Systematic design refers to a process of design that looks not only at the problem that needs to be overcome, but also at the surrounding environment (natural and anthropogenic), and other systems that are linked to the problem. As such, systematic design is the basis for a lot of appropriate technology. Trial and error, and technological evolution are other methods of arriving at a solution appropriate for a system - these are often the basis for vernacular technology. Systematic design, on the other hand, tries to eliminate the time required for these processes, and create a solution in one go. In reality, some combination of approaches is the best - ie. systematic design with prototyping.
Systematic design doesn't only apply to technological design, but also to architecture and planning, and broader social system design.
Systematic design approach[edit | edit source]
Systematic design, as opposed to modern design and engineering, looks a a lot of things that the latter generally ignores. these things include:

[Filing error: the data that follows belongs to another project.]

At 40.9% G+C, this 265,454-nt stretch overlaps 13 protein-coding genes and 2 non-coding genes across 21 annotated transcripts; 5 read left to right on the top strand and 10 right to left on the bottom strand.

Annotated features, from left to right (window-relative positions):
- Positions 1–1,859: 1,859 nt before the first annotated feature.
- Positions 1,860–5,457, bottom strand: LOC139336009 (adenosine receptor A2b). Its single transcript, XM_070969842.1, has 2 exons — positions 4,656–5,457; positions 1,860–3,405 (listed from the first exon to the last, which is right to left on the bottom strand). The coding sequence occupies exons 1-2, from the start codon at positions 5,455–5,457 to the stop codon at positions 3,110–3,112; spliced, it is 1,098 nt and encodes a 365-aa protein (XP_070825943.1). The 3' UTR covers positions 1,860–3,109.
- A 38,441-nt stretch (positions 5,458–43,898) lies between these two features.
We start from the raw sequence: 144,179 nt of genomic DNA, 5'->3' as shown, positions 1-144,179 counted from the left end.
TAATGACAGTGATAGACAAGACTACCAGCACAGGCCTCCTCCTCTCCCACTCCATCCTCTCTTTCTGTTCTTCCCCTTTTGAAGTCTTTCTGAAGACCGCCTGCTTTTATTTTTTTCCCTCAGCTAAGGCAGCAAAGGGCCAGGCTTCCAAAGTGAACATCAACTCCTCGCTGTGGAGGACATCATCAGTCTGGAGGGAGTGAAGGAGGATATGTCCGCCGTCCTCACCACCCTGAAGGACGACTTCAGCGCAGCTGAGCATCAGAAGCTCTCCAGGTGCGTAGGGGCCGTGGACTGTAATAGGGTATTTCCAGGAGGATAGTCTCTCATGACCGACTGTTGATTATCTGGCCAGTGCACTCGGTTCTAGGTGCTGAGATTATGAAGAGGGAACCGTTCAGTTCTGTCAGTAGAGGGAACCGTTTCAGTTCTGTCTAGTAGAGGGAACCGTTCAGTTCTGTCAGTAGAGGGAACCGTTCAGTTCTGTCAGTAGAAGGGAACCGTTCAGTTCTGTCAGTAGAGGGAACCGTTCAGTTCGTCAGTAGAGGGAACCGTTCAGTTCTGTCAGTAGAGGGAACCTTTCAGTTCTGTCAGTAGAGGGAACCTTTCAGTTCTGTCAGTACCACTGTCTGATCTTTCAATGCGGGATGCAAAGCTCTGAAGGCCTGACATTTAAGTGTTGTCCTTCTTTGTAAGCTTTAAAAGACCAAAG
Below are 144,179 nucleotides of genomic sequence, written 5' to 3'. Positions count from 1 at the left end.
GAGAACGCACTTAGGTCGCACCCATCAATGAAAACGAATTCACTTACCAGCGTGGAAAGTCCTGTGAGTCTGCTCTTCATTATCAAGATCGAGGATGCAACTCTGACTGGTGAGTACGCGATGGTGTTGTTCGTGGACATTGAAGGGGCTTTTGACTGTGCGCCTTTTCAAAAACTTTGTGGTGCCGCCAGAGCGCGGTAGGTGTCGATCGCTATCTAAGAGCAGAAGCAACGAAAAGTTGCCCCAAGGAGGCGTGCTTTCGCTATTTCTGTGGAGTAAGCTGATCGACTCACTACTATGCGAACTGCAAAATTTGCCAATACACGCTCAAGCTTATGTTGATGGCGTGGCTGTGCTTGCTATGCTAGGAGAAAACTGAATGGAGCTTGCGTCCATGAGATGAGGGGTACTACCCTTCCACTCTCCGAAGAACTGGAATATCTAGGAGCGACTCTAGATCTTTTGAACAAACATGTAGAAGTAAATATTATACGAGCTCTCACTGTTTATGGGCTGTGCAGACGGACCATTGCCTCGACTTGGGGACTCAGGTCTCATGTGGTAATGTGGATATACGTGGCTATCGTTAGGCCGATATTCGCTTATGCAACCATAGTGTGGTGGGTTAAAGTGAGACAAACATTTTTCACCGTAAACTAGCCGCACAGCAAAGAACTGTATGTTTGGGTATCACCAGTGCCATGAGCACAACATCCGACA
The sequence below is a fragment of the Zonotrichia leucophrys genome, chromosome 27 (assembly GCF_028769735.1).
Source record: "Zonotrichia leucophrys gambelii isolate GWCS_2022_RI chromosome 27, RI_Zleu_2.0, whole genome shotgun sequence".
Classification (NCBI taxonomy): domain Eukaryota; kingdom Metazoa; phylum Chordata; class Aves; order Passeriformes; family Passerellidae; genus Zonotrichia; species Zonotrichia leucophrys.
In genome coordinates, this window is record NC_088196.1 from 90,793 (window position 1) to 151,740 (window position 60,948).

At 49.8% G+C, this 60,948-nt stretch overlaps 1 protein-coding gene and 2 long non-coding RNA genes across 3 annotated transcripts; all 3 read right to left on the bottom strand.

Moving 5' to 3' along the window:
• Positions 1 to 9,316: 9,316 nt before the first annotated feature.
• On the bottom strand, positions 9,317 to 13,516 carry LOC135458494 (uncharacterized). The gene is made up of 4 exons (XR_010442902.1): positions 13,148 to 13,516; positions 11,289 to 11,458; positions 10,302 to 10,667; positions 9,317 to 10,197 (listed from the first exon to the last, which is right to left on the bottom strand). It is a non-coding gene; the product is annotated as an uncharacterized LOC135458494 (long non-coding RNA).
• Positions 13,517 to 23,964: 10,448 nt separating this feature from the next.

- Regional climate/microclimate
This includes water, sun, wind, precipitaiton,
- Social situation:
- User's economic position
- Local social and cultural social and cultural environment
Processes[edit | edit source]
Systematics design requires first an intimate understanding of the situation that the problem is in - by way of in depth analysis of the surrounding systems and environments. The process also requires an understanding of the synthesis of the interlinked systems - not just what they are and what they do, but how they work together.